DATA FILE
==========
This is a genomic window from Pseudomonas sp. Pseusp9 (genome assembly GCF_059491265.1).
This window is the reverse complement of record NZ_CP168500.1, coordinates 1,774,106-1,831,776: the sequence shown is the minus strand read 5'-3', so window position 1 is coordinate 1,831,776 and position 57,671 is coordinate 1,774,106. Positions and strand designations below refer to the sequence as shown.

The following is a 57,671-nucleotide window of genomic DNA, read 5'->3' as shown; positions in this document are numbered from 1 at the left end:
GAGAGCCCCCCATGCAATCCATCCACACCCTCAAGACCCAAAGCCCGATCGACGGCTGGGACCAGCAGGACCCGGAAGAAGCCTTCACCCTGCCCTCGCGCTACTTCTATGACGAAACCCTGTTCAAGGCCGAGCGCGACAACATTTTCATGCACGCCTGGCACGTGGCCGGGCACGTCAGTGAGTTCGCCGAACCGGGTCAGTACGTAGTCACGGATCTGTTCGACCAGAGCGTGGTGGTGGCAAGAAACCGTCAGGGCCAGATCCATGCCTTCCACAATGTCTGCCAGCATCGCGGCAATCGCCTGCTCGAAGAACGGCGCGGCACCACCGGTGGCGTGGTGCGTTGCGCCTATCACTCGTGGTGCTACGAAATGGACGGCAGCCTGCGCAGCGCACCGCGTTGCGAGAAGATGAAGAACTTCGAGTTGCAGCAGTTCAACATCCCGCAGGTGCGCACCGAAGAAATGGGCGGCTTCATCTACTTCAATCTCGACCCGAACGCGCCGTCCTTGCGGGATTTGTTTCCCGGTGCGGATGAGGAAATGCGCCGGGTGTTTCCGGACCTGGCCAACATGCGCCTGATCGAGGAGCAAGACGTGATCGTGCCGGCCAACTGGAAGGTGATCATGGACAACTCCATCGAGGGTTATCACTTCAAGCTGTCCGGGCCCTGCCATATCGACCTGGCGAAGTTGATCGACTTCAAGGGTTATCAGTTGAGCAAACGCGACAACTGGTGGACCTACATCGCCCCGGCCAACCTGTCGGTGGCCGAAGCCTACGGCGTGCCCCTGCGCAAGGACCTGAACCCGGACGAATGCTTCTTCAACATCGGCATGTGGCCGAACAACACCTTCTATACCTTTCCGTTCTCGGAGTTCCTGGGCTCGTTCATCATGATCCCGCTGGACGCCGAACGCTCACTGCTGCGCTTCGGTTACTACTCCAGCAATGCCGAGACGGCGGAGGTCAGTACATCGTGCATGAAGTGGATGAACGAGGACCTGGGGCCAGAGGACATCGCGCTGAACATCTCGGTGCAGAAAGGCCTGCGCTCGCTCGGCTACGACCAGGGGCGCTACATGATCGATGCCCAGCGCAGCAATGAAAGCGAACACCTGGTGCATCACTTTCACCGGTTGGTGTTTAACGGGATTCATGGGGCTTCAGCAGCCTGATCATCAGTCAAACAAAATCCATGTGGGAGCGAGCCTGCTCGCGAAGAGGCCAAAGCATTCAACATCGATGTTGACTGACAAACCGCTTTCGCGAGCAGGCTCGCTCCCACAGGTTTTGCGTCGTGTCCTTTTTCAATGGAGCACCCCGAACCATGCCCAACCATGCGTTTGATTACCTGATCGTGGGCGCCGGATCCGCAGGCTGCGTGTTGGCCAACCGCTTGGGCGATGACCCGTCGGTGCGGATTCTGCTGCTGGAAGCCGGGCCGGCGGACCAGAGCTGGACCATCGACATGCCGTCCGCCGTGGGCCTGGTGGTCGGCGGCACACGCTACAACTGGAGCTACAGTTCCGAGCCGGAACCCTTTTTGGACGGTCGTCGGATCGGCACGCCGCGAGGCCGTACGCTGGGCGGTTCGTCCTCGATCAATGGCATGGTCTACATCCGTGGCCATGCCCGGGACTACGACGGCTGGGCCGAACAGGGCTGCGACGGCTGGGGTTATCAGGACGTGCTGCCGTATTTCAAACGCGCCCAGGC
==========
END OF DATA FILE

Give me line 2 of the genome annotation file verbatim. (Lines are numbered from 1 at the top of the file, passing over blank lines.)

This window is the reverse complement of record NZ_CP168500.1, coordinates 1,774,106-1,831,776: the sequence shown is the minus strand read 5'-3', so window position 1 is coordinate 1,831,776 and position 57,671 is coordinate 1,774,106. Positions and strand designations below refer to the sequence as shown.